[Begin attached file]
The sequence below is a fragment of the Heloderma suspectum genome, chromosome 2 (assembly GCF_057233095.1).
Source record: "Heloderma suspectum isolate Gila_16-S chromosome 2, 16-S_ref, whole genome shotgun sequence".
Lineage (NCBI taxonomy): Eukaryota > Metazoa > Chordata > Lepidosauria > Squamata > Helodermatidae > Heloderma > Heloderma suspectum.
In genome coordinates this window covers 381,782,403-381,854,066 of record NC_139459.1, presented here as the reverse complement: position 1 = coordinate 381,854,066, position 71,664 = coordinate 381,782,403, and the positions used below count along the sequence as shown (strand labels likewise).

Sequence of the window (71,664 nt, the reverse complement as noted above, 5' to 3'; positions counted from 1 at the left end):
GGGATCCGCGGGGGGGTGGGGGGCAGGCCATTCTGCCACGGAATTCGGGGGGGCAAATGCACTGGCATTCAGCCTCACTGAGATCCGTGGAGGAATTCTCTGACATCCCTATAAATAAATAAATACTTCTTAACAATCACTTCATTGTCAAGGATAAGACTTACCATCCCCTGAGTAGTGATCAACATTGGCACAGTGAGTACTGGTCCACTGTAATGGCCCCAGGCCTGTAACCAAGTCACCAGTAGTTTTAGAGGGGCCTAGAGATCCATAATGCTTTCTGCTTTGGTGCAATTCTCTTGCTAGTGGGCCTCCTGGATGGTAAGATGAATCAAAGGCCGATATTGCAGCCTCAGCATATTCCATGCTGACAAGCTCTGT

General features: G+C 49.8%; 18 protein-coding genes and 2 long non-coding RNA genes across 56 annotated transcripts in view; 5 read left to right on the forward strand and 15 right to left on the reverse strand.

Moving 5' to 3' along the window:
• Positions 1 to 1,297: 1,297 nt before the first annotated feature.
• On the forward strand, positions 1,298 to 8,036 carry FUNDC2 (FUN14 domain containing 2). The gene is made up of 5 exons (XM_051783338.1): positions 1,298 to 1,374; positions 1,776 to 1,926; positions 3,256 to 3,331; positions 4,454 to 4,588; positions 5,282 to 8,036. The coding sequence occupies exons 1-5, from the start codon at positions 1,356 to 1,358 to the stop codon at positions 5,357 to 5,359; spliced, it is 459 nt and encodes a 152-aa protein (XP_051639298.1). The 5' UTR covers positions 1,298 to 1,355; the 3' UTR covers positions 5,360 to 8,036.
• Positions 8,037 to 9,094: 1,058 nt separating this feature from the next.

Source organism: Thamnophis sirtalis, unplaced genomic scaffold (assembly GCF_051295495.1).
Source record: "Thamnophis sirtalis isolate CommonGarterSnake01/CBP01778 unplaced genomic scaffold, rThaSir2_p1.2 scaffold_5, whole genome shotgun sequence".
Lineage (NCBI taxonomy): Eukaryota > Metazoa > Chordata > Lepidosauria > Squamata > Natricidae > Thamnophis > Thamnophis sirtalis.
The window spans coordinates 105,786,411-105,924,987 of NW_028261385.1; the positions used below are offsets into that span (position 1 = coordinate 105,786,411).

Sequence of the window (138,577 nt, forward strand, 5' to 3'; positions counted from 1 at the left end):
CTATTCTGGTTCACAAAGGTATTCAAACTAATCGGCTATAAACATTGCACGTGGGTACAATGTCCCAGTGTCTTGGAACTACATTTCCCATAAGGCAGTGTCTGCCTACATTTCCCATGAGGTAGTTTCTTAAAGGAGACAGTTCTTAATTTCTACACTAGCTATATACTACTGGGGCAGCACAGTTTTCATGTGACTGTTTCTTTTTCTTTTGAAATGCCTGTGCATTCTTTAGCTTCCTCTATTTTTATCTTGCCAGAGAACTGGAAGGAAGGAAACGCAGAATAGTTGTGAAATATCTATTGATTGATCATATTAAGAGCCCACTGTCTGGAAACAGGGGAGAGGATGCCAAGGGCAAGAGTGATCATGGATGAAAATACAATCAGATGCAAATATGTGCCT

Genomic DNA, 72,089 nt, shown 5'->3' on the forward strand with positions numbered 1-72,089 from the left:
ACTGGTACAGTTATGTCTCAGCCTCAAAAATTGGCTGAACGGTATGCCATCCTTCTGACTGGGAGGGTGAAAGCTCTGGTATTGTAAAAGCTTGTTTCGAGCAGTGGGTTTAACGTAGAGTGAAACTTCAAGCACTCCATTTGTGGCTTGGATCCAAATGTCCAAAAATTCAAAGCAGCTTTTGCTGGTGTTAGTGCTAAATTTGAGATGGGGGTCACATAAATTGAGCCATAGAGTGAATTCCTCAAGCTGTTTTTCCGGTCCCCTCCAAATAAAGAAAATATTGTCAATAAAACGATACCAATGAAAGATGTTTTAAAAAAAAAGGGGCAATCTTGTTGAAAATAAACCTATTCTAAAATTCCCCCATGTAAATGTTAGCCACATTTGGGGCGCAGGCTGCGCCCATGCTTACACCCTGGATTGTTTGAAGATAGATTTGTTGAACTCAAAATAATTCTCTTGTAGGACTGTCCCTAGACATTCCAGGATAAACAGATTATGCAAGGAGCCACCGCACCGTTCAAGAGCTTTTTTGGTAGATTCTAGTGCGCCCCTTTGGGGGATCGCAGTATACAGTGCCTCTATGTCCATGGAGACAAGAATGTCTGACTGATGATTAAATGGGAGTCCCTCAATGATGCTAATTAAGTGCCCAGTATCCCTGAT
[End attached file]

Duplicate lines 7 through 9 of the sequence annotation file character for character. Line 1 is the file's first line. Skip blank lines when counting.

General features: G+C 49.8%; 18 protein-coding genes and 2 long non-coding RNA genes across 56 annotated transcripts in view; 5 read left to right on the forward strand and 15 right to left on the reverse strand.

Moving 5' to 3' along the window:
• Positions 1 to 1,297: 1,297 nt before the first annotated feature.